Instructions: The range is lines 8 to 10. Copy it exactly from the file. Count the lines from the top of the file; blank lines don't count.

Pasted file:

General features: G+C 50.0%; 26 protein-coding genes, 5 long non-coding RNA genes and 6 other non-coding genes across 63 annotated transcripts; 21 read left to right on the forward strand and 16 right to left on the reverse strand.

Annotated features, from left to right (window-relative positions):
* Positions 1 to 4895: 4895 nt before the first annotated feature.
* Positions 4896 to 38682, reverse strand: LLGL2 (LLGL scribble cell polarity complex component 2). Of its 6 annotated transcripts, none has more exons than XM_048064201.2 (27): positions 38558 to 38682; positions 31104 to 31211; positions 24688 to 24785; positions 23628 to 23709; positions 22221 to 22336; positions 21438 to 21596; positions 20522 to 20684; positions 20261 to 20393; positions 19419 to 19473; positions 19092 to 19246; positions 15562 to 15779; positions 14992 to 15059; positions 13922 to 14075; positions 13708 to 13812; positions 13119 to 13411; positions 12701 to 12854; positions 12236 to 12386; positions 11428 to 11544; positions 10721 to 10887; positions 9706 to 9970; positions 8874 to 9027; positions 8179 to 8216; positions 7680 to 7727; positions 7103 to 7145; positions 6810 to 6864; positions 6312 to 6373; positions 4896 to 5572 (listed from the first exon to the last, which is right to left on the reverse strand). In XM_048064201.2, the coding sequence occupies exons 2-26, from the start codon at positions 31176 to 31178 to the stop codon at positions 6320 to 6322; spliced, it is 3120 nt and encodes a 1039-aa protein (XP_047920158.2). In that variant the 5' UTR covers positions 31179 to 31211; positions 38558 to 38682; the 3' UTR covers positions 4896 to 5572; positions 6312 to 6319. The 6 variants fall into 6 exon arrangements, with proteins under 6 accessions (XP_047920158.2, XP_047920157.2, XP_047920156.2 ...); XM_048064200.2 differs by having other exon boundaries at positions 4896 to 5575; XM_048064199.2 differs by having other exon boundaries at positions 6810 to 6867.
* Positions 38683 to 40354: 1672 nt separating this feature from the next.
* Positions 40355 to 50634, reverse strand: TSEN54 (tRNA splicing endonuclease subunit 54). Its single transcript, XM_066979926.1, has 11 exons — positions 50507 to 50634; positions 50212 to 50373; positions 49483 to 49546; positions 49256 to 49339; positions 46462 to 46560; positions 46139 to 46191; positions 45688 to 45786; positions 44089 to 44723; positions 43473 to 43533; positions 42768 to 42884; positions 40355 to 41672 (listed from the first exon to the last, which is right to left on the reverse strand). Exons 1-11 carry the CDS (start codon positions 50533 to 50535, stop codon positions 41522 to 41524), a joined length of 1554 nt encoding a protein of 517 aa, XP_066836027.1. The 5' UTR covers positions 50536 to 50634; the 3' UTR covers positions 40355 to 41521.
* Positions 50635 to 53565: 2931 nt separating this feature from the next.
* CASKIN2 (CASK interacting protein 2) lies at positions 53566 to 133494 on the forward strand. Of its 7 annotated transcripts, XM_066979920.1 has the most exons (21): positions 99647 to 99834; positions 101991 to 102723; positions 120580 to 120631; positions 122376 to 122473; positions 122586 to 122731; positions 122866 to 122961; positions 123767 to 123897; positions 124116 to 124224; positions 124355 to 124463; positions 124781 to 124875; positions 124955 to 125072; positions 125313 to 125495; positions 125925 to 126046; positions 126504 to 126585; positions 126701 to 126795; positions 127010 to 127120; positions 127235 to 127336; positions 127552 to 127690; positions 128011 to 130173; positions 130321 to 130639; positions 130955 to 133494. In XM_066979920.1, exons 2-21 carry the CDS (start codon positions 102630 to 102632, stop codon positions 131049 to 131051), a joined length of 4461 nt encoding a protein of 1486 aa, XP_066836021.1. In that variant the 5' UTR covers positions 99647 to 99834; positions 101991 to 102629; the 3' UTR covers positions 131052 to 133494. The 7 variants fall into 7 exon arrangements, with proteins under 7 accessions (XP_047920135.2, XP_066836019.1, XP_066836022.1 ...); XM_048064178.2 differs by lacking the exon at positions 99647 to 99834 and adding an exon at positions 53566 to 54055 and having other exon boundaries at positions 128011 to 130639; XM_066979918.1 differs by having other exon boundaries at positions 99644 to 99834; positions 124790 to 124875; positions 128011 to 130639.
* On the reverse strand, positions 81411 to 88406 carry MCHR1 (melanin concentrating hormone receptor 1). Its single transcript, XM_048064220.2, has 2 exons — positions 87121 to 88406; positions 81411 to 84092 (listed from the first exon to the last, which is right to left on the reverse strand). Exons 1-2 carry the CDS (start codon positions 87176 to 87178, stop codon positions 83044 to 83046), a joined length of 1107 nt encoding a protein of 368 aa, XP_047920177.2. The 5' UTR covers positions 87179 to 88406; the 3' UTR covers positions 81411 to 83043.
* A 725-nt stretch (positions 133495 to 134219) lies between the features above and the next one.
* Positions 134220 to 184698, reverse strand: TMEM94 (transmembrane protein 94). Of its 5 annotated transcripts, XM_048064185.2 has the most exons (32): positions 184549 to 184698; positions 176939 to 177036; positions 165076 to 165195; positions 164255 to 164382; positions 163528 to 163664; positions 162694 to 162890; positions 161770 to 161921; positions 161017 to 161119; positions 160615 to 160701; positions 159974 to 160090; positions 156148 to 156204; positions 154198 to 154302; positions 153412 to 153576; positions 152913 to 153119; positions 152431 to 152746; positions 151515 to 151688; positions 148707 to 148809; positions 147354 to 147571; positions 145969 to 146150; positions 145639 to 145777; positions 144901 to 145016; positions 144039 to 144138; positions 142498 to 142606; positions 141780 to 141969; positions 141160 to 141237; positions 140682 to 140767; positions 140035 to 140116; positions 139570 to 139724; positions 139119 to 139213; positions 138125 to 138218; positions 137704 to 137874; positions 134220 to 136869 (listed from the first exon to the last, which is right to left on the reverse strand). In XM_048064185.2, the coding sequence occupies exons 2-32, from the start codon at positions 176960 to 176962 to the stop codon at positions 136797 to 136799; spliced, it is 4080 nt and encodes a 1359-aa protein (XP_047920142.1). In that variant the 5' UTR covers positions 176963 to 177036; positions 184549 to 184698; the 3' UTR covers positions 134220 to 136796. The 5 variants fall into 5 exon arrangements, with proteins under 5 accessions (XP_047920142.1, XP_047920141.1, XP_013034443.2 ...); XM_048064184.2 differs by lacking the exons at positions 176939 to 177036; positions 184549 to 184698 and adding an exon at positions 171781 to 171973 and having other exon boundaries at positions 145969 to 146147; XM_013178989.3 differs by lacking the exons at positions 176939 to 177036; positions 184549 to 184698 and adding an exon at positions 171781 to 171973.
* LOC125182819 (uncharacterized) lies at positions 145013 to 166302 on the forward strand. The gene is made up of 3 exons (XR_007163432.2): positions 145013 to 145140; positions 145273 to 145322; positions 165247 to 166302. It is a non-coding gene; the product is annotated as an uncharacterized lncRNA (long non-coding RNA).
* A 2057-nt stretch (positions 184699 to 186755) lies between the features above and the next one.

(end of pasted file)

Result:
* CASKIN2 (CASK interacting protein 2) lies at positions 53566 to 133494 on the forward strand. Of its 7 annotated transcripts, XM_066979920.1 has the most exons (21): positions 99647 to 99834; positions 101991 to 102723; positions 120580 to 120631; positions 122376 to 122473; positions 122586 to 122731; positions 122866 to 122961; positions 123767 to 123897; positions 124116 to 124224; positions 124355 to 124463; positions 124781 to 124875; positions 124955 to 125072; positions 125313 to 125495; positions 125925 to 126046; positions 126504 to 126585; positions 126701 to 126795; positions 127010 to 127120; positions 127235 to 127336; positions 127552 to 127690; positions 128011 to 130173; positions 130321 to 130639; positions 130955 to 133494. In XM_066979920.1, exons 2-21 carry the CDS (start codon positions 102630 to 102632, stop codon positions 131049 to 131051), a joined length of 4461 nt encoding a protein of 1486 aa, XP_066836021.1. In that variant the 5' UTR covers positions 99647 to 99834; positions 101991 to 102629; the 3' UTR covers positions 131052 to 133494. The 7 variants fall into 7 exon arrangements, with proteins under 7 accessions (XP_047920135.2, XP_066836019.1, XP_066836022.1 ...); XM_048064178.2 differs by lacking the exon at positions 99647 to 99834 and adding an exon at positions 53566 to 54055 and having other exon boundaries at positions 128011 to 130639; XM_066979918.1 differs by having other exon boundaries at positions 99644 to 99834; positions 124790 to 124875; positions 128011 to 130639.
* On the reverse strand, positions 81411 to 88406 carry MCHR1 (melanin concentrating hormone receptor 1). Its single transcript, XM_048064220.2, has 2 exons — positions 87121 to 88406; positions 81411 to 84092 (listed from the first exon to the last, which is right to left on the reverse strand). Exons 1-2 carry the CDS (start codon positions 87176 to 87178, stop codon positions 83044 to 83046), a joined length of 1107 nt encoding a protein of 368 aa, XP_047920177.2. The 5' UTR covers positions 87179 to 88406; the 3' UTR covers positions 81411 to 83043.
* A 725-nt stretch (positions 133495 to 134219) lies between the features above and the next one.